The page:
6. CCAMLR. (2008). Conservation Measure 10-06 (2008), Scheme to promote compliance by contracting party vessels with CCAMLR conservation measures, adopted at meeting: CCAMLR-XXVII, period in Force: 2008–2016. https://www.ccamlr.org/en/measure-10-06-2008. Retrieved January 31, 2019.
  7. CCAMLR. (2011a). Report of the Standing Committee on Implementation and Compliance (SCIC), 2011. https://www.ccamlr.org/en/system/files/e-cc-xxx-a6.pdf. Retrieved January 31, 2019.
  8. CCAMLR. (2011b). Report of the Thirtieth Meeting of the Commission, 24-October–4 November 2011, CCAMLR-XXX. https://www.ccamlr.org/en/system/files/e-cc-xxx.pdf. Retrieved January 31, 2019.
  9. Chayes, A., & Chayes, A. H. (1993). On compliance. International Organization, 47(2), 175–205.CrossRefGoogle Scholar
  10. Chayes, A., & Chayes, A. H. (1995). The new sovereignty: Compliance with international regulatory agreements. Cambridge MA: Harvard University Press.Google Scholar
  11. Checkel, J. T. (1997). International norms and domestic politics: bridging the rationalist—constructivist divide. European Journal of International Relations, 3(4), 473–495.CrossRefGoogle Scholar
  12. Council of the European Union. (2008). Council Regulation (EC) No. 1005/2008 of 29 September 2008 Establishing a Community System to Prevent, Deter and Eliminate Illegal, Unreported and Unregulated Fishing, Amending Regulations (EEC) No 2847/93, (EC) No 1936/2001 and (EC) No 601/2004 and Repealing Regulations (EC) No 1093/94 and (EC) No 1447/1999. OJ 2008 L 286/1.Google Scholar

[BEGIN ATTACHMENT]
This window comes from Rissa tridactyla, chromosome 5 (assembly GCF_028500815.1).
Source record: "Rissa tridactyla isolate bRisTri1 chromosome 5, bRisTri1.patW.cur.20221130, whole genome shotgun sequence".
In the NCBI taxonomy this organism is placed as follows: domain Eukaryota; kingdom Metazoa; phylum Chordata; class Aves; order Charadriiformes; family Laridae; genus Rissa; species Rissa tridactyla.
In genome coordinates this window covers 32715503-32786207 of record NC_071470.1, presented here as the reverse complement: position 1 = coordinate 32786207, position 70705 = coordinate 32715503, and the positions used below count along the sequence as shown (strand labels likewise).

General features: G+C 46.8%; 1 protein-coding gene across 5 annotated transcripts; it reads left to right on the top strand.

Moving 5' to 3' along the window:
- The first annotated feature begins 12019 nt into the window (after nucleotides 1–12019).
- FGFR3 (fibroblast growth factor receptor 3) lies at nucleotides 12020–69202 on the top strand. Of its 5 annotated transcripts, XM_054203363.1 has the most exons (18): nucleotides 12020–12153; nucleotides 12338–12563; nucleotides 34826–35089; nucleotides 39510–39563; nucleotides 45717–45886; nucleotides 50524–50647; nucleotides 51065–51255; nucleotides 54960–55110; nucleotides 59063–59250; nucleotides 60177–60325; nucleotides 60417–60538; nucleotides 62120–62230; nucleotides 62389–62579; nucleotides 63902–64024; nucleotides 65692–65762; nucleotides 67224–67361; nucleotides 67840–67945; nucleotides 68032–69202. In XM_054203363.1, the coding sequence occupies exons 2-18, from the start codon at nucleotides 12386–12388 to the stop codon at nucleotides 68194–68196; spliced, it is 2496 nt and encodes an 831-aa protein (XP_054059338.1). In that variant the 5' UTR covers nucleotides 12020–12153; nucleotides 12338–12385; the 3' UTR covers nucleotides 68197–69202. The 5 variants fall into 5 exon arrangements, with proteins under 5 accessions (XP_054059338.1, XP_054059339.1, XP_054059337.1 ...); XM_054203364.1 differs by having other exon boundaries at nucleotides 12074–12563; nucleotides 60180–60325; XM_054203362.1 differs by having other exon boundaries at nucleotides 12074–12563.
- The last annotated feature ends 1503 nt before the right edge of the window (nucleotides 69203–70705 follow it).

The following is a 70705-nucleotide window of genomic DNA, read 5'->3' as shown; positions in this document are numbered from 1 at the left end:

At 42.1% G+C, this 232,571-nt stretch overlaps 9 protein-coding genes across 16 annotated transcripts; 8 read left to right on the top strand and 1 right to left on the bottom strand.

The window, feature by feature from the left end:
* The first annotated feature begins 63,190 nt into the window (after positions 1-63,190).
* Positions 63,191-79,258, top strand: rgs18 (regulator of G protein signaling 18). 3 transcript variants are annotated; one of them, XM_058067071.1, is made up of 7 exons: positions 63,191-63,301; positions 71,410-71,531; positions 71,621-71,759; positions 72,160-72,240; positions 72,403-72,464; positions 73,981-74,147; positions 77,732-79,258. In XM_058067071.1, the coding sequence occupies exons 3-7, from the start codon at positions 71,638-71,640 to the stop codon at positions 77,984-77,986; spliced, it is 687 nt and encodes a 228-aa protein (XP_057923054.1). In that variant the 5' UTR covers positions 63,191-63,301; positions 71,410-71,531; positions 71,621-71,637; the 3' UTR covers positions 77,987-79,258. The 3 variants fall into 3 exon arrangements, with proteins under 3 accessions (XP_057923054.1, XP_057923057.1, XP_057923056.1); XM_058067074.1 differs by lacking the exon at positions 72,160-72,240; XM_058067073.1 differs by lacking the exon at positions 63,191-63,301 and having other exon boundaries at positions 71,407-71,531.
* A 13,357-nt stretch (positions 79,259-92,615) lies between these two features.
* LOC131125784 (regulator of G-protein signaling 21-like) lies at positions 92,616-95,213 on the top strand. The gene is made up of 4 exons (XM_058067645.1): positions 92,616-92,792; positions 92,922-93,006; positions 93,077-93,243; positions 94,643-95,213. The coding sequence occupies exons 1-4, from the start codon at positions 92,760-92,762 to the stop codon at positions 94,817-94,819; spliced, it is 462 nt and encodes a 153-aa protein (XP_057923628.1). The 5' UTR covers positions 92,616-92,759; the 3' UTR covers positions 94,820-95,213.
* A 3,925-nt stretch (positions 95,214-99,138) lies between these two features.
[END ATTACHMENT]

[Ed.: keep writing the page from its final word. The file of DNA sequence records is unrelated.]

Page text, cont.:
13. Council of the European Union. (2013). European Union–Republic of Korea Summit Joint Press Statement, 8 November 2013. http://www.consilium.europa.eu/uedocs/cms_data/docs/pressdata/en/ec/139429.pdf. Retrieved January 31, 2019.
  14. Embassy/Mission of the Republic of Korea to the Kingdom of Belgium and the European Union. (2018). Korea–EU Economic Relations. http://overseas.mofa.go.kr/be-ko/wpge/m_7588/contents.do. Retrieved January 31, 2019.
  15. European Commission. (2013). Commission Decision of 26 November 2013 on Notifying the Third Countries that the Commission Considers as Possible of Being Identified as Non-cooperating Third Countries pursuant to Council Regulation (EC) No 1005/2008 Establishing a Community System to Prevent, Deter and Eliminate Illegal, Unreported and Unregulated Fishing (2013/C 346/03). OJ 2013 C 346/26. Google Scholar
  16. European Commission. (2015). EU Acts on Illegal Fishing: Yellow Card Issued to Thailand While South Korea & Philippines Are Cleared, Press Release, 21 April 2015. http://europa.eu/rapid/press-release_IP-15-4806_en.htm. Retrieved January 31, 2019.
  17. European Commission. (n.d.). The Common Fisheries Policy (CFP). https://ec.europa.eu/fisheries/cfp_en. Retrieved January 31, 2019.
  18. FAO. (2001). International Plan of Action to Prevent, Deter and Eliminate Illegal, Unreported and Unregulated Fishing. Rome: FAO.Google Scholar
  19. FAO. (2002). Implementation of the international plan of action to prevent, deter and eliminate illegal, unreported and unregulated fishing (FAO Technical Guidelines for Responsible Fisheries 9). Rome: FAO. http://www.fao.org/3/a-y3536e.pdf. Retrieved January 31, 2019.